Monday, October 01, 2007

Writing is writing, regardless of medium

I'm a bit amazed that the industry is still scrambling to come up with a business model for online production that will satisfy all concerned parties, but then again, this is Hollywood we're talking about -- a town not noted for its sympathy towards scribes.
The issue of how to compensate talent for work distributed online is central to contentious contract talks with writers -- and could trigger the first major strike in Hollywood in nearly two decades.

"The more it looks like television is migrating to the Internet, the more important it is for us to ensure that writers are covered under a writers guild contract," said Patric Verrone, president of the Writers Guild of America, West. "We certainly don't want to get left behind the way we were with cable television, reality TV and animation."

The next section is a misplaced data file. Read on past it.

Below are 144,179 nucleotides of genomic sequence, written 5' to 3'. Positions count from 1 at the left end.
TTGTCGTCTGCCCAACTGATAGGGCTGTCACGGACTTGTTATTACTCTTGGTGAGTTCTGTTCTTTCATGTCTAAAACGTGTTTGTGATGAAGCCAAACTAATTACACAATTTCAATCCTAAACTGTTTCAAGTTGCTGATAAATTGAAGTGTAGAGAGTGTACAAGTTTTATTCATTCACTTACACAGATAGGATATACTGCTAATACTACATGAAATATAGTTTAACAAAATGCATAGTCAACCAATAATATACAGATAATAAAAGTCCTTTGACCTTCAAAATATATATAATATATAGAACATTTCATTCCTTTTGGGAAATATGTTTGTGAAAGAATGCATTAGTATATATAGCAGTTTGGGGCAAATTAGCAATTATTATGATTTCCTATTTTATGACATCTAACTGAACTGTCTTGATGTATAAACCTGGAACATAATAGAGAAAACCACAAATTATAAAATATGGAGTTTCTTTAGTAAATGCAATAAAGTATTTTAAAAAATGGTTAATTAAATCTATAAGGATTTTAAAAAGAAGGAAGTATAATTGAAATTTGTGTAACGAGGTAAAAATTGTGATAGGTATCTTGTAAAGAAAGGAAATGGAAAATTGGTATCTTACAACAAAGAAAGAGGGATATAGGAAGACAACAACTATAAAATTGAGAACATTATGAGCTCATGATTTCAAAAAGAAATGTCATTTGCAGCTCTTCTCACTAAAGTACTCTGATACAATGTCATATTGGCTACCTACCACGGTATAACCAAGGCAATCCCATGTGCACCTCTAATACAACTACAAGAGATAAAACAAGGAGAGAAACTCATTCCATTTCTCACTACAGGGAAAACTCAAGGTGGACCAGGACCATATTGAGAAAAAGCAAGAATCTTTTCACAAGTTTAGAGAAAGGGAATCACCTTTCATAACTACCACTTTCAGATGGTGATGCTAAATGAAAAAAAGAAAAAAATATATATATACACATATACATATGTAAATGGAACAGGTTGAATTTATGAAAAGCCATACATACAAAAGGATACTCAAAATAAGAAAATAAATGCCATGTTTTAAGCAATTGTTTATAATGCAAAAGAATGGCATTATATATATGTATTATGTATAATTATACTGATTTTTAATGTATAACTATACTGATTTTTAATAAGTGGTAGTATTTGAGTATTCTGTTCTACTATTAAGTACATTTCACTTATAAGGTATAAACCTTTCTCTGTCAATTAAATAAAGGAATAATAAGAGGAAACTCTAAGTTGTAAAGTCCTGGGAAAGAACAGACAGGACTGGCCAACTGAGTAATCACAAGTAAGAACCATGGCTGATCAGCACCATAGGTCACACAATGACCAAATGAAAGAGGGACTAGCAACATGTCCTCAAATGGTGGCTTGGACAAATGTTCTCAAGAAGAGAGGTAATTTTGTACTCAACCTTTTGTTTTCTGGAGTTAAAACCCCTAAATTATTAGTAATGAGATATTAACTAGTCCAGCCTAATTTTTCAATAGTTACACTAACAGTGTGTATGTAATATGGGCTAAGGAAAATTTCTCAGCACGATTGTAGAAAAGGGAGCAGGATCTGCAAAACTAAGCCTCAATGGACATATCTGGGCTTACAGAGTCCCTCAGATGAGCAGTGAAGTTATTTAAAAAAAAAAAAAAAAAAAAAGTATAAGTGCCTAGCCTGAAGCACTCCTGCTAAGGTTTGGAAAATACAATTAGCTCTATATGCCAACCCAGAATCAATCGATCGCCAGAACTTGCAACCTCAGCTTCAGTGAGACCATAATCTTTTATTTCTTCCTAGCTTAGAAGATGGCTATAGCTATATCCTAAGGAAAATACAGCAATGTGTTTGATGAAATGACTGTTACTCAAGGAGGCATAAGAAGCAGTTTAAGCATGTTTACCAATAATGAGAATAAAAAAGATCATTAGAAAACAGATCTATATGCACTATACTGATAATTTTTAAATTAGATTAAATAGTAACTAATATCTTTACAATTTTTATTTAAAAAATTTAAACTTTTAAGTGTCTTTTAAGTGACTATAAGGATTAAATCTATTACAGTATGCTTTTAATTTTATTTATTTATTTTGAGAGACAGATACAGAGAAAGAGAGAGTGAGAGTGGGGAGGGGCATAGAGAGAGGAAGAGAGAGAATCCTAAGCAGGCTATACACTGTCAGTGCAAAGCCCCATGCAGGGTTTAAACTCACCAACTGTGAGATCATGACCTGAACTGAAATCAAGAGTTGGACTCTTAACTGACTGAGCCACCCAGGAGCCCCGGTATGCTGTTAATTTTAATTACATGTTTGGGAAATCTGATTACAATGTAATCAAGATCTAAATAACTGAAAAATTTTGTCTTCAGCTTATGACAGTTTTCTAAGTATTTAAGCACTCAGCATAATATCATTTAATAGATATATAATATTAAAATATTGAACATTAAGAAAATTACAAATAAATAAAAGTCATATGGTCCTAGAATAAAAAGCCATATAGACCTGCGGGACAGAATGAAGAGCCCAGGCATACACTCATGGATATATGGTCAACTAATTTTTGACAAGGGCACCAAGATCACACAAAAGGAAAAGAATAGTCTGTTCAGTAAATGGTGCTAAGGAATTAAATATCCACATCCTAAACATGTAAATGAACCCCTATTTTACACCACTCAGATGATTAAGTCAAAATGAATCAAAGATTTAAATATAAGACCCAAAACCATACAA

Network executives are loath to further inflame the issue by discussing it publicly. Privately, however, several studio and network executives said they were not trying to circumvent the unions but instead attempting to adapt to a changing landscape in which entertainment plays out on multiple screens.

Many likened their situation to being in a vise grip, squeezed on one side by advertisers and fans demanding more online entertainment while pressured on the other side by guild officials who insist that ground rules be established first.

No comments: